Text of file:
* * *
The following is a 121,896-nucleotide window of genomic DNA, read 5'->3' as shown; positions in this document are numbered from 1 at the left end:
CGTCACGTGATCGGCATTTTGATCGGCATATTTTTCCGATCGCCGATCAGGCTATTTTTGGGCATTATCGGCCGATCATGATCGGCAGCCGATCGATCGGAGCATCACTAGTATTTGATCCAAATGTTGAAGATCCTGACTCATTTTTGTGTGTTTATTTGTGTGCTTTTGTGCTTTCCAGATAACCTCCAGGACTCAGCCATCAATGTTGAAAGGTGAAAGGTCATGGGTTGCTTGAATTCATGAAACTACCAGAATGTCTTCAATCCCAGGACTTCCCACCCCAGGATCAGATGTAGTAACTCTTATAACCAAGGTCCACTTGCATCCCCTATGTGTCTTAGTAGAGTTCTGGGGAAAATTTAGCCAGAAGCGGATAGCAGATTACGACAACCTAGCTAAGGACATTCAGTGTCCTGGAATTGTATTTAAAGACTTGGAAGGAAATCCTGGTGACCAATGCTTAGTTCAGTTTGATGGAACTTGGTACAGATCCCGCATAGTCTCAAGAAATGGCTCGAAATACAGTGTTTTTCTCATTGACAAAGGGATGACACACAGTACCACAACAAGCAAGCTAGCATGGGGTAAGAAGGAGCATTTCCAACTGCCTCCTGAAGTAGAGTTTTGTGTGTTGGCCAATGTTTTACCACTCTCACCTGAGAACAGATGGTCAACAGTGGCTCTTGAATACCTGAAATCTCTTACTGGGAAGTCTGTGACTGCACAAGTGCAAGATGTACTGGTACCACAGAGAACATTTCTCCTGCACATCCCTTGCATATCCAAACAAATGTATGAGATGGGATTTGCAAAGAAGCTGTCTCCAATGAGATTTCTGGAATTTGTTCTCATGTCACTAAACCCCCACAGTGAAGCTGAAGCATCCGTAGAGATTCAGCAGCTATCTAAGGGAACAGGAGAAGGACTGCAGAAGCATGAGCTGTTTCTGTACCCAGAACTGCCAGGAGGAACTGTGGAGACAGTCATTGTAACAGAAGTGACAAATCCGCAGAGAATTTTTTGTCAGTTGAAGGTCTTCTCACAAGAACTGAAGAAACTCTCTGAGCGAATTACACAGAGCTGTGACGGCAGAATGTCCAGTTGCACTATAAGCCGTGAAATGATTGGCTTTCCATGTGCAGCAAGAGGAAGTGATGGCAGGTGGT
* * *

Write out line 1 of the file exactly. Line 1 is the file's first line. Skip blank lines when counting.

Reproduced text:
The following is a 121,896-nucleotide window of genomic DNA, read 5'->3' as shown; positions in this document are numbered from 1 at the left end: